Heating ventilation and air conditioning HVAC
- Maintain internal air quality.
- Regulate internal temperatures.
- Regulate internal humidity.
It is sometimes extended to include refrigeration (HVACR), for example in CIBSE Guide B. Heating, Ventilating, Air Conditioning and Refrigeration.
- Internal air quality can be maintained by a combination of introducing 'fresh' air into the building, extracting 'stale air' and by filtration. Ventilation may be natural, mechanical, or mixed mode (a hybrid system). See ventilation form more information.
- Internal temperatures can be regulated by heating and cooling. Typically this is achieved by heated water (or sometimes steam) and chilled water that is generated by boilers and chillersand then used in heating coils and cooling coils as part of the ventilation system.
- Humidity can be regulated by ventilation, dehumidification and humidification. Dehumidification is often provided alongside cooling as cooling air reduces the amount of moisture it is able to 'hold', resulting in condensation and so dehumidification.
- NB CIBSE Guide B defines refrigeration as 'the process of removing heat' and heat rejectionas 'the discharge of heat to waste or atmosphere or to a system permitting reclaim or recovery'.
Very broadly, HVAC systems can be centralised in a building, or local to the space they are serving, or a combination of both (for example local air handling units supplied by centrally-generated cooling). They may also be connected to a wider district heating or cooling network.
They may be integrated, with heating, ventilation and air conditioning provided by a single system, for example, air handling units connected to ductwork, or they may be a combination of separate systems, for example mechanical ventilation but with radiators for heating and local comfort cooling units.
They may also include passive or 'natural' systems such as natural ventilation.
In mechanically ventilated commercial developments HVAC is often provided by air handling unitsconnected to ductwork that supplies air to and extracts air from internal spaces. Air handling unitstypically comprise an insulated box that might include some, or all of the following components; filter racks or chambers, a fan (or blower),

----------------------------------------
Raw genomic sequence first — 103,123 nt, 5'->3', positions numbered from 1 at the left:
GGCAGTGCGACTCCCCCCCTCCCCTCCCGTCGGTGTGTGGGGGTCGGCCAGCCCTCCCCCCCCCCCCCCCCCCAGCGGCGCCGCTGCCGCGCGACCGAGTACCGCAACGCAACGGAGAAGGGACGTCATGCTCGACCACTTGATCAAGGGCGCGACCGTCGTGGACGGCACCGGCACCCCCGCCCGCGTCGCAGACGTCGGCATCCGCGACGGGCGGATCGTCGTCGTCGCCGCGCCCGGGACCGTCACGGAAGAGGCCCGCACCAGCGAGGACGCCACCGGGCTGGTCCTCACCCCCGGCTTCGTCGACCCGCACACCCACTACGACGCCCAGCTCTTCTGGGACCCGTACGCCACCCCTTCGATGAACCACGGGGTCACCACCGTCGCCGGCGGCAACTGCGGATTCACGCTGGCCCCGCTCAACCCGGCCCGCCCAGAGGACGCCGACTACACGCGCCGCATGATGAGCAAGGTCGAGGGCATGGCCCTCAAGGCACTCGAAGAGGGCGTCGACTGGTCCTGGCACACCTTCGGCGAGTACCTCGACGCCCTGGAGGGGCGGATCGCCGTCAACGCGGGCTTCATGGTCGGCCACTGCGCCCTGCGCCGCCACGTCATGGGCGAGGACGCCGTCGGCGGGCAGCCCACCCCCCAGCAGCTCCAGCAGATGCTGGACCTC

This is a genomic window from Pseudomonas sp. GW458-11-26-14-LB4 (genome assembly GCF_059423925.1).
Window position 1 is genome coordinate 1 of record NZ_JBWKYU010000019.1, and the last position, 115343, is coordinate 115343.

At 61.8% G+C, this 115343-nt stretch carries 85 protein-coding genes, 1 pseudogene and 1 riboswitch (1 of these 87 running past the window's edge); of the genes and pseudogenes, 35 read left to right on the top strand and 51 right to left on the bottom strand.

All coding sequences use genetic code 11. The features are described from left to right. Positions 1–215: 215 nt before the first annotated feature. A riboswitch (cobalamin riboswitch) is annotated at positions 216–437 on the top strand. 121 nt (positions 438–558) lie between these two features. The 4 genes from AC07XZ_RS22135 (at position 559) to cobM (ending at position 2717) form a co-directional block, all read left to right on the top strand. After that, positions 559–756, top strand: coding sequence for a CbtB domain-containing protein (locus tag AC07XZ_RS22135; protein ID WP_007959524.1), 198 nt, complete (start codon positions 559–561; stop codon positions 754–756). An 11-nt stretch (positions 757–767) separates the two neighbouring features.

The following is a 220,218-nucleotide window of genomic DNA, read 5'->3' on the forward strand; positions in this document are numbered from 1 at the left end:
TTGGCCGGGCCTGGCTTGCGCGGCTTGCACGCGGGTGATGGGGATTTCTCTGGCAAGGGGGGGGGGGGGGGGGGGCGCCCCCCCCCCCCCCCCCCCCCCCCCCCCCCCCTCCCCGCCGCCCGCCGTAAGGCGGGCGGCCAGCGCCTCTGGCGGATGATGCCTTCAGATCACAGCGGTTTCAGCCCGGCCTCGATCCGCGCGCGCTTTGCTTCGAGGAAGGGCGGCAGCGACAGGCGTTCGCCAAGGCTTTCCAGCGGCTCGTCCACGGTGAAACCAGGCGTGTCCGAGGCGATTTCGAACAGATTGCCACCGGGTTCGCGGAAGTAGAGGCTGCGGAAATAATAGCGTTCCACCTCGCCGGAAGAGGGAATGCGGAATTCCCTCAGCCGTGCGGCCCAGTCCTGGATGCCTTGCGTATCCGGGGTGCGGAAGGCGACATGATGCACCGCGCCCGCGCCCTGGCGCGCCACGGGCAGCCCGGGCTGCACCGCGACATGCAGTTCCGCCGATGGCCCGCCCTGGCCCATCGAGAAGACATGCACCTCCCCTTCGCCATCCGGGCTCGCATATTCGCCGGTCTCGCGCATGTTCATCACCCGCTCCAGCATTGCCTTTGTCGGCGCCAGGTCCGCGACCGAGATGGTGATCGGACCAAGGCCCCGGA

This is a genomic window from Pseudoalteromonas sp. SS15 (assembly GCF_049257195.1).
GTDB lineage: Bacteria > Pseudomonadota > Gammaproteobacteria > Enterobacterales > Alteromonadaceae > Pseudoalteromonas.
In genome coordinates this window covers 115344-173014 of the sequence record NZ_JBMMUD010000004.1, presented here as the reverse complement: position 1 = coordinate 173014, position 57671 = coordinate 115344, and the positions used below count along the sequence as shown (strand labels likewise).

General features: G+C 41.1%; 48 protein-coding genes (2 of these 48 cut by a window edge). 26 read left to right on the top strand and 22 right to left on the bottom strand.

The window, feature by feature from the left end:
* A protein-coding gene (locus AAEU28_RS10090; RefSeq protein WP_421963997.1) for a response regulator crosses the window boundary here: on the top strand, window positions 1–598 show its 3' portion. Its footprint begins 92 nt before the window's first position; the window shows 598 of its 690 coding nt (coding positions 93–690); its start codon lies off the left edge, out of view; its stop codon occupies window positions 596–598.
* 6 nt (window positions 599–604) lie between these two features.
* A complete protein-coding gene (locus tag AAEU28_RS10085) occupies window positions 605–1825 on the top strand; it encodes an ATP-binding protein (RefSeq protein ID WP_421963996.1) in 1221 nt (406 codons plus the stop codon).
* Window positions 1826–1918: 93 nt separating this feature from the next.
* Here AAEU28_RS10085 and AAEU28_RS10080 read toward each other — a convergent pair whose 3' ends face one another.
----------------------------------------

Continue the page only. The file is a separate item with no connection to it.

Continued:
heating elements, cooling elements, dehumidification, sound attenuators and dampers. Air handling units that consist of only a fan and a heating or cooling element, located within the space they are serving, may be referred to as fan coil units(FCU). See Air handling units for more information.
HVAC can consume large amounts of energy, and where possible, demand should be reduced and passive systems adopted.
Extracting internal air and replacing it with outside air can increase the need for heating and cooling. This can be reduced by re-circulating a proportion of internal air, or by heat recovery ventilation (HRV) that recovers heat from extract air and to pre-heat incoming fresh air.
It is important that HVAC systems are considered together during the design process, even where they consist of independent systems. This is because of the interaction between heating, cooling, humidity control and ventilation. This is particularly complicated when other elements of environmental behaviour are considered such as solar gain, natural ventilation, thermal mass and so on.
The design of HVAC systems is generally a specialist task, undertaken by a building services engineer, and because of its interaction with other elements of the building it is important that it is considered from the outset, as a fundamental part of the design process, and not an 'add on' at the end.
HVAC may be controlled by a building management system to maximise occupant comfort and minimise energy consumption.
Regular inspection and maintenance is necessary to ensure that systems are operating optimally.